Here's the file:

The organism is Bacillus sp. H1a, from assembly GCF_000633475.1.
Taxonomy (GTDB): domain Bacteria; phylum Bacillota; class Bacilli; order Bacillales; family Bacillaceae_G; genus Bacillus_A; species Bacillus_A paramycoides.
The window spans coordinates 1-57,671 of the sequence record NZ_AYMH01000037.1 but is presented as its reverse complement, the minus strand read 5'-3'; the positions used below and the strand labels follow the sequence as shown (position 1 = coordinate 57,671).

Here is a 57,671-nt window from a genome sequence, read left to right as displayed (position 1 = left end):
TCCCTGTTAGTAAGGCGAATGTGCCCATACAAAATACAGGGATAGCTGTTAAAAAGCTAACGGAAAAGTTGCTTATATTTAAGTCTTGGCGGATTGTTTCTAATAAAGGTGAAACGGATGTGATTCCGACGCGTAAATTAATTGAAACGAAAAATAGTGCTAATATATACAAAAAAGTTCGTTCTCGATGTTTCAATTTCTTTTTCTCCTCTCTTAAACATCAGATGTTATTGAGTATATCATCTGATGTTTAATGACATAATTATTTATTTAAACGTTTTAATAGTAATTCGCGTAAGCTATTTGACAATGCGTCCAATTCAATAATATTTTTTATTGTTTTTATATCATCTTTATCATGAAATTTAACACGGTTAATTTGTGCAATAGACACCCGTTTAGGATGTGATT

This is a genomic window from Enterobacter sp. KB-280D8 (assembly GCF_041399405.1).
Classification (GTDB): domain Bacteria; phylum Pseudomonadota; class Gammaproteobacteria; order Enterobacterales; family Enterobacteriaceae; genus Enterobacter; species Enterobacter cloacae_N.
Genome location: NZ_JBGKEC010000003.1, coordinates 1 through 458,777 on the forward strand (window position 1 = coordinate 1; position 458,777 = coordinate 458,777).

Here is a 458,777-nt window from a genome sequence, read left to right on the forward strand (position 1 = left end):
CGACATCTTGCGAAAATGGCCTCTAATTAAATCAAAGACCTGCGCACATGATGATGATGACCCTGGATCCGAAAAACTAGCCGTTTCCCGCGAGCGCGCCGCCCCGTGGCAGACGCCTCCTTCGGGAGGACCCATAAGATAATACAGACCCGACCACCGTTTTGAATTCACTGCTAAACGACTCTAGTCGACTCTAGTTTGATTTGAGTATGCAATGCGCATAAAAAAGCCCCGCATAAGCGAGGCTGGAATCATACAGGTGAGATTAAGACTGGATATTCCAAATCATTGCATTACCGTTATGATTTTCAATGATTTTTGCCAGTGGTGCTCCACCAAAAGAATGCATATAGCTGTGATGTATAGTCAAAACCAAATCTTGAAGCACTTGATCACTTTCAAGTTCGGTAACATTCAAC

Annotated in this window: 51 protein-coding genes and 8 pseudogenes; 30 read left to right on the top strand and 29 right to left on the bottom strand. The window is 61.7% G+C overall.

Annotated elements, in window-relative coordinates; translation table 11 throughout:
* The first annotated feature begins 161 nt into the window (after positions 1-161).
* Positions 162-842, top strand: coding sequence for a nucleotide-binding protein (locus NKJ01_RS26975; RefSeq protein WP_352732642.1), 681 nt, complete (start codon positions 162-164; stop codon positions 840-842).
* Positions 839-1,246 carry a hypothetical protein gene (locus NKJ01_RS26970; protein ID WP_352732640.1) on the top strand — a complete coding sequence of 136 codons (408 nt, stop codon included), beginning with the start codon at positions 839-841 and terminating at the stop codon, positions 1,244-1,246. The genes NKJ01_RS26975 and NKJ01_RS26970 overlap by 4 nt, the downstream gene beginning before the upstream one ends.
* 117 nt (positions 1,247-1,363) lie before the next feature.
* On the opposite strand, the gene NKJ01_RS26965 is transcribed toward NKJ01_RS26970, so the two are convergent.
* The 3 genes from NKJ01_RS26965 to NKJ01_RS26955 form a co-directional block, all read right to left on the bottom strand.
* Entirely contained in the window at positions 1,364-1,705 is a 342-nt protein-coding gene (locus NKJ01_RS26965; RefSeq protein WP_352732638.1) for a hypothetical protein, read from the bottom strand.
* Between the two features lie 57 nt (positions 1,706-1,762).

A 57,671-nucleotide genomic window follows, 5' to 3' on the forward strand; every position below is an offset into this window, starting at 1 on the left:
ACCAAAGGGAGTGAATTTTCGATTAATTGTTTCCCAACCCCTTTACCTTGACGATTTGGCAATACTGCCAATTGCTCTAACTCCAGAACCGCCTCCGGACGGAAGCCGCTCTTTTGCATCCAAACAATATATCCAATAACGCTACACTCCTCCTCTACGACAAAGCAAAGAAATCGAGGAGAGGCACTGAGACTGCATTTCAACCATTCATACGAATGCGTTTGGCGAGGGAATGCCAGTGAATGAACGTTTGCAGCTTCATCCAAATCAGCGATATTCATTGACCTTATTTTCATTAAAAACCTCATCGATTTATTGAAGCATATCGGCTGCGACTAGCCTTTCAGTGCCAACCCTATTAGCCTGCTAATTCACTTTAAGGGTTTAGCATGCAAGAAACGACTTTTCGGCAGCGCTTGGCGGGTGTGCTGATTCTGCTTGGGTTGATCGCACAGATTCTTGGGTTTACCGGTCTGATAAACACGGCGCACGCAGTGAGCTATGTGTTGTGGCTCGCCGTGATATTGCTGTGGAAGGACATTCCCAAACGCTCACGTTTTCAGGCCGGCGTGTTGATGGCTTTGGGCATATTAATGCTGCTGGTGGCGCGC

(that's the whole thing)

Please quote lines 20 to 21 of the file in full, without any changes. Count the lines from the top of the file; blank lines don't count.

* Between the two features lie 57 nt (positions 1,706-1,762).

A 57,671-nucleotide genomic window follows, 5' to 3' on the forward strand; every position below is an offset into this window, starting at 1 on the left: